Traditionally, the people of the Muara Enim district (near the mill) have made a living from small rubber plantations, fishing, and subsistence agriculture.The PT TEL plant will seriously pollute the air in nearby villages by releasing nitrogen oxides, sulphur dioxide, and hydrogen sulphide. These foul-smelling gases are dangerous to human health and form acid rain which damages crops and property.
The mill will pour 70,000 litres of waste a day into the Lematang River. Tens of thousands of people who live in 30 villages downstream from PT TEL are at risk from water pollution, as they use the river for drinking, cooking, washing, transport, fishing, and agriculture.
Bulyanhulu Gold Mine (Tanzania)
Located near Lake Victoria, the Bulyanhulu gold mine in northern Tanzania is one of sub-Saharan Africa’s largest gold mines. Thousands of small-scale miners have been evicted from the area to make way for the mine. These artisanal miners, who have been in a land dispute with the Kahama Mining Company (a subsidiary of Barrick Gold Corporation) that owns the mine, say the government destroyed people’s property and, they allege, killed up to 52 people in July 1996 when police forces were clearing the area.
While the Tanzanian government, Kahama Mining Company, and financial institutions supporting the mine say the allegations are baseless, local authorities and human rights activists are calling for a high-level independent investigation or commission of inquiry. The EDC has issued $173 million in political risk insurance to Toronto-based Barrick Gold. The insurance was part of a package that was co-insured by the World Bank’s Multilateral Investment Guarantee Agency (MIGA), which gave an additional $172 million in guarantees.
While Tanzanian authorities say small-scale miners were peacefully removed from the site, Maalim Kadau, the head of the small-scale miners’ committee in Kakola, a village near the mine, says that, when the authorities started to clear the area, people went during the night when the police were away in order to retrieve equipment and ore left in the pits. He says that up to 52 men who were still in the mining pits were buried alive when local police forces resumed filling in the area with dirt. In the process, he also says that a total of 1,908 people lost houses, farms, mining pits or equipment as a result of the evictions.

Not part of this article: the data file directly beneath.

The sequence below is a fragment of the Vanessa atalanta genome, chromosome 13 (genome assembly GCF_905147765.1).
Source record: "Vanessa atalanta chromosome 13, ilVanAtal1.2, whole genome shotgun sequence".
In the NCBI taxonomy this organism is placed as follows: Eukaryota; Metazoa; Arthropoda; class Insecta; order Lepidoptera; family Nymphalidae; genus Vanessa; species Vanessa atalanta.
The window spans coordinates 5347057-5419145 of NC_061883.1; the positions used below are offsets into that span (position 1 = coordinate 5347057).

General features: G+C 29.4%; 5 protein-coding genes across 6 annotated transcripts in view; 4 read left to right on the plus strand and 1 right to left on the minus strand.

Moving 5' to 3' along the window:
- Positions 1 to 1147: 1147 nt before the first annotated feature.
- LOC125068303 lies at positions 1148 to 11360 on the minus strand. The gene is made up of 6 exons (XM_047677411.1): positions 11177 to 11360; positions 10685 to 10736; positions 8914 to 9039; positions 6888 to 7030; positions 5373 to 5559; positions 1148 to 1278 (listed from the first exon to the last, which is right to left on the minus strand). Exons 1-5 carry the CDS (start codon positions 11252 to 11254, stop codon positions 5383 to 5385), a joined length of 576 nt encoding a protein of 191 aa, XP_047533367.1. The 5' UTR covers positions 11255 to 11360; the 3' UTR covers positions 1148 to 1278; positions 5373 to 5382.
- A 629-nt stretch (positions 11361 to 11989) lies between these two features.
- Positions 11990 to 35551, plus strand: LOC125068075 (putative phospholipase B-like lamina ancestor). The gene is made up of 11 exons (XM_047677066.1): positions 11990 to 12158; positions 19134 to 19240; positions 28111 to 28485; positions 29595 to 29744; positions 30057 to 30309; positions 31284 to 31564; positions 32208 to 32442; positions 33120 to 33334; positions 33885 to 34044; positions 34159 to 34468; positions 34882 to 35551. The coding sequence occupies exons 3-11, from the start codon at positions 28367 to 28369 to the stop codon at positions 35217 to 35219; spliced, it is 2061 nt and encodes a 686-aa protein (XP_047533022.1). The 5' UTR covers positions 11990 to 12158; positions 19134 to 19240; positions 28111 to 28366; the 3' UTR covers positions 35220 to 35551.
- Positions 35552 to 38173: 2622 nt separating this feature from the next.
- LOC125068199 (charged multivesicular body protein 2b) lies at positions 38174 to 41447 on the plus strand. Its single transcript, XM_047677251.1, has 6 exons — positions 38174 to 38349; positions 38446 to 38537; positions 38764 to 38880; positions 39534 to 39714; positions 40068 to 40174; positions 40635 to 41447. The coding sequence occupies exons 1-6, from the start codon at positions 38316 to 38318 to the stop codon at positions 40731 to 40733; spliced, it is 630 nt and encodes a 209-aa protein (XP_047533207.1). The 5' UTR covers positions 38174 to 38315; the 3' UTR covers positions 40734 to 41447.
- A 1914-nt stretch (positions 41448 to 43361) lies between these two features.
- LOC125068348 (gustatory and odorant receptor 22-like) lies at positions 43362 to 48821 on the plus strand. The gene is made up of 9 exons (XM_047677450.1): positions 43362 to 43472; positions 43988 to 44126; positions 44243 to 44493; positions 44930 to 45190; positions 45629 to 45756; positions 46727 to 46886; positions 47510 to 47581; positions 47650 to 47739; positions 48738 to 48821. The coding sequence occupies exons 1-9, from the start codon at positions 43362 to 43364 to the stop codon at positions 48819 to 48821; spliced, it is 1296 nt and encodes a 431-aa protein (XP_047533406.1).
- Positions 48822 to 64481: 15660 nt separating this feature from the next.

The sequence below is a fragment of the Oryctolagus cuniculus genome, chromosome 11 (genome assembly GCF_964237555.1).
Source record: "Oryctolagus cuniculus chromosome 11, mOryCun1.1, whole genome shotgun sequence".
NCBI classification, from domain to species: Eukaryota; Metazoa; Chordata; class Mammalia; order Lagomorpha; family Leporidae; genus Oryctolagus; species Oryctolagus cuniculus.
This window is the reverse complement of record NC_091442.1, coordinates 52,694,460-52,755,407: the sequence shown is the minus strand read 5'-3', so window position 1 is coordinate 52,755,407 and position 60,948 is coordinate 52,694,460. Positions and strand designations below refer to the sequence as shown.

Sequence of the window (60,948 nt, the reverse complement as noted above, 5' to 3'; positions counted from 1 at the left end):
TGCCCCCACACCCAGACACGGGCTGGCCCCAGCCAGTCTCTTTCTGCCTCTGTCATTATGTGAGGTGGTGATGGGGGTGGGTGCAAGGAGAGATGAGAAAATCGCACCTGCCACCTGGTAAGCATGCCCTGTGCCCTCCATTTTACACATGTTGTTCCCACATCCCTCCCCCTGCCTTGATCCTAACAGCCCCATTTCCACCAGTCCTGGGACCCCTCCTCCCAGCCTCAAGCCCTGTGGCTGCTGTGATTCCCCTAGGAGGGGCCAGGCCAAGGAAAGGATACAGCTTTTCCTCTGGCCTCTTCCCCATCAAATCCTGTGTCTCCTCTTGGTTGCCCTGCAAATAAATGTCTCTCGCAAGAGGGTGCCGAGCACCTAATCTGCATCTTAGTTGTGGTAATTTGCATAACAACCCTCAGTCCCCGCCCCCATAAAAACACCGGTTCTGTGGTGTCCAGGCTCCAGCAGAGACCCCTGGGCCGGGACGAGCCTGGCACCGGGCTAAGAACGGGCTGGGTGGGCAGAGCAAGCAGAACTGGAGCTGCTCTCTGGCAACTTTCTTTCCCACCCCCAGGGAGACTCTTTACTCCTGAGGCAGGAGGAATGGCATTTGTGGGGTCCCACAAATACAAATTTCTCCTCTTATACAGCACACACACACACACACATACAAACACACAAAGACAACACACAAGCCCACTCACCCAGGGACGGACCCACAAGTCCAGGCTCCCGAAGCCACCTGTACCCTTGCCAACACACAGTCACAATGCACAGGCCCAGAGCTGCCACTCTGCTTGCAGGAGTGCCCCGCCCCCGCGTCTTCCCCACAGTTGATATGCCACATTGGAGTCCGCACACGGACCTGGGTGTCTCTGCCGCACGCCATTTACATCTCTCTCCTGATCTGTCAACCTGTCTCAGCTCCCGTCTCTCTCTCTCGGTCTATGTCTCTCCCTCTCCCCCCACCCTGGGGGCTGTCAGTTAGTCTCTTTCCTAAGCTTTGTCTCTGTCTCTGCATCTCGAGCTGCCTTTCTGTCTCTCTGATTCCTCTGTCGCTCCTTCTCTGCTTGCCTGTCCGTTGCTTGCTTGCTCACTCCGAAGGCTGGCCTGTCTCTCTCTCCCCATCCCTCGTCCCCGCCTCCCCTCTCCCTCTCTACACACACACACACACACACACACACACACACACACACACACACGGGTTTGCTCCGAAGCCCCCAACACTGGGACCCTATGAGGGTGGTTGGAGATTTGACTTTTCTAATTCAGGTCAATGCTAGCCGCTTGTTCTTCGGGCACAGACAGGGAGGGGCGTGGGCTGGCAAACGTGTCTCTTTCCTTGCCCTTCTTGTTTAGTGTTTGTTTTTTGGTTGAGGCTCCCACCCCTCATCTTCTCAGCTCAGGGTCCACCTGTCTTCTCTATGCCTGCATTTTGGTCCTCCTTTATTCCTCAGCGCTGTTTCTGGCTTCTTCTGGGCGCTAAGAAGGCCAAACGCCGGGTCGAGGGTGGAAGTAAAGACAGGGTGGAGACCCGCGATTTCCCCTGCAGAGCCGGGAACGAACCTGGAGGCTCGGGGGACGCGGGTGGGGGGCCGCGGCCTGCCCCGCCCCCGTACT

While Kadau says he did not witness the actual burials because he was out of town trying to get a court ruling to stop the evictions, he says he personally witnessed the exhuming of bodies of people in August 1996.
“As soon as we uncovered the first body, the regional police commander told us to stop or they would arrest people,” he said. The police then took him to the station as soldiers finished filling in the area with dirt and closing the area to the public, he says. Thobias Athanas, another small-scale miner at the time who is now unemployed, says he also witnessed bodies being taken from the pits.
“I personally saw three bodies that had been dug up by family members,” he says.
The alleged killings have been reported by Amnesty International. In 1998, Amnesty sent a team to the area, but it was unable to substantiate the allegations of deaths and so called for an independent investigation. Barrick Gold says that the Tanzanian government and Kahama and authorities fully investigated the allegations and found them to be based on lies by a local individual in retaliation for the refusal of Kahama to pay this person a bribe.
Boniface Shija, the local councillor elected by the villagers of Kakola, says that a brief investigation by the government was done once the allegations were reported, and no bodies were found. But he says the inquiry was very short and that only a few areas at the mine site were excavated. He agreed that a more thorough investigation was needed.
Tundu Lissu, a Tanzanian lawyer with the Lawyers’ Environmental Action Team in Dar es Salaam, is calling on Canadian citizens to pressure the EDC and the World Bank to withhold financial support for the project until a high-level commission of inquiry is formed.
“The Canadian government and World Bank are using Western taxpayers’ funds to support murder and mayhem in Tanzania in the name of poverty alleviation through foreign direct investment,” he said.
Published in the Canadian Centre for Policy Alternatives Monitor, November 2001.
Asad Ismi is the CCPA Monitor‘s international affairs correspondent and co-author of the report Reckless Lending II: How Canada’s Export Development Corporation Puts People and the Environment at Risk (Ottawa, May 2001) published by the NGO Working Group on the Export Development Corporation (a working group of the Halifax Initiative).